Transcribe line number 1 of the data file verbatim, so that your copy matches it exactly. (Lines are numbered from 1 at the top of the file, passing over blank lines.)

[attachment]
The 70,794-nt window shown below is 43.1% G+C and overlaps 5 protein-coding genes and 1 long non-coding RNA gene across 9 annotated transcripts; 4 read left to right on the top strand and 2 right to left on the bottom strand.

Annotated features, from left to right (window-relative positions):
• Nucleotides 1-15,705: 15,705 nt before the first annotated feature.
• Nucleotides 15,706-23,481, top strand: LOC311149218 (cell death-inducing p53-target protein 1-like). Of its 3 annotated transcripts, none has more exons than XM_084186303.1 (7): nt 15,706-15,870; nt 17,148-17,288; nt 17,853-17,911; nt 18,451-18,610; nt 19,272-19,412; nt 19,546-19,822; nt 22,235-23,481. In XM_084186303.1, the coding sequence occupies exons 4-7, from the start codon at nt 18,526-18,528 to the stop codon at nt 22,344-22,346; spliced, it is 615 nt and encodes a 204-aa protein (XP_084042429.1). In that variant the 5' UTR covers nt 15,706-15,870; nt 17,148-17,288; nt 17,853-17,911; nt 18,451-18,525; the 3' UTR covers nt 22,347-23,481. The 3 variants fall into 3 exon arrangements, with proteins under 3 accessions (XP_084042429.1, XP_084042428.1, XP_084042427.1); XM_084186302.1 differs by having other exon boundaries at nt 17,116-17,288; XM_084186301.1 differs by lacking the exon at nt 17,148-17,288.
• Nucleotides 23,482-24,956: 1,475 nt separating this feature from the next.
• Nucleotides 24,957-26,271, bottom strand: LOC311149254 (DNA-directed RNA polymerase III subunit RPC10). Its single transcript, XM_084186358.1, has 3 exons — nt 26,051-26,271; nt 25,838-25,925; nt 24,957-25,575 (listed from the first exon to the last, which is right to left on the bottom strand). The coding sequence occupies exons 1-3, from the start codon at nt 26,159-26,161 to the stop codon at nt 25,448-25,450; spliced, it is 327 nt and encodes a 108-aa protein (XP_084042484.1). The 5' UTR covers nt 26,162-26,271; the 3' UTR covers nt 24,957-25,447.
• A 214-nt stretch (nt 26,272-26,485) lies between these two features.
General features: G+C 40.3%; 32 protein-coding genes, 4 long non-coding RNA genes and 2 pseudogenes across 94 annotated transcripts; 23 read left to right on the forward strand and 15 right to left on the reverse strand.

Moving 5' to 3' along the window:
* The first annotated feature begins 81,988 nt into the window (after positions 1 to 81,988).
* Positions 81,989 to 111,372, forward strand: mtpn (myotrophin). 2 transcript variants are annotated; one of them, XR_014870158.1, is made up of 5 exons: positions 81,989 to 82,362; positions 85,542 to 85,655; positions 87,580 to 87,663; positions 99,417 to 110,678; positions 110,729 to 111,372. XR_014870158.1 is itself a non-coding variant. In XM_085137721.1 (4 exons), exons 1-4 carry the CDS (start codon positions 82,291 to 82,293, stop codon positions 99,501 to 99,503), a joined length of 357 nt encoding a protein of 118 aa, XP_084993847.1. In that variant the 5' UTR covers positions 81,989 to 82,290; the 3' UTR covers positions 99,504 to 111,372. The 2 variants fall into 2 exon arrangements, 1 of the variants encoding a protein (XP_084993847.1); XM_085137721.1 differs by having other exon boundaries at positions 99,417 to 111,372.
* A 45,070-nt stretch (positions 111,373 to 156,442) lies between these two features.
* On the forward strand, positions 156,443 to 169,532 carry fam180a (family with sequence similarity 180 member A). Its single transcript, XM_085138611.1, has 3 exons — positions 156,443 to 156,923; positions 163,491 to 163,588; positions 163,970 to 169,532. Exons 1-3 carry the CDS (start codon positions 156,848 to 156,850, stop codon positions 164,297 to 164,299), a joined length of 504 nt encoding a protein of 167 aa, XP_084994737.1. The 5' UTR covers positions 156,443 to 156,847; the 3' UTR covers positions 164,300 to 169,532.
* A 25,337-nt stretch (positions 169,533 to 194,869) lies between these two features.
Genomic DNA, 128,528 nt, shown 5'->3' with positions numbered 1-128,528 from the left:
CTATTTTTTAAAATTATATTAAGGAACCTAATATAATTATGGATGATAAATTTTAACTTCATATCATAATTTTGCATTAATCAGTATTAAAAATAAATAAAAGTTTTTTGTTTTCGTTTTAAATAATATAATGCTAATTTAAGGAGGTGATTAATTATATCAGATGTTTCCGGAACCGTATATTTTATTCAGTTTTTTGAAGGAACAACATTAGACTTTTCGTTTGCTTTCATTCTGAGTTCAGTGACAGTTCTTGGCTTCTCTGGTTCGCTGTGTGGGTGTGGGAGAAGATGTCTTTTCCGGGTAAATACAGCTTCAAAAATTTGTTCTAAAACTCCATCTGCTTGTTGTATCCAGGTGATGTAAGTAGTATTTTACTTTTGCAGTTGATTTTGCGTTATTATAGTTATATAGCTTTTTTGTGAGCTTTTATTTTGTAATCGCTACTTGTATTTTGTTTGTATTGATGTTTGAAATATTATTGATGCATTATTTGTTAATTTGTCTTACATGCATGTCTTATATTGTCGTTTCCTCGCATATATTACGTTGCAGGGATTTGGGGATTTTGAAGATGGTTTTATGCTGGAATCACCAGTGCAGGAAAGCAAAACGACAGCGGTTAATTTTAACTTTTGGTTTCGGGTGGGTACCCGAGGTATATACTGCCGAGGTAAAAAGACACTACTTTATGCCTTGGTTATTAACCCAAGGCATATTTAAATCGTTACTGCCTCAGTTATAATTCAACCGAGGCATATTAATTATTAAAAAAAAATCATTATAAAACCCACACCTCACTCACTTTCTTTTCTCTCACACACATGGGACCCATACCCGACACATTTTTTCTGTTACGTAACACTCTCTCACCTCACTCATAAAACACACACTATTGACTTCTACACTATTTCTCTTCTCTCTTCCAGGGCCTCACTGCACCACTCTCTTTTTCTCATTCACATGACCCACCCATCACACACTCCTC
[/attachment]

The 70,794-nt window shown below is 43.1% G+C and overlaps 5 protein-coding genes and 1 long non-coding RNA gene across 9 annotated transcripts; 4 read left to right on the top strand and 2 right to left on the bottom strand.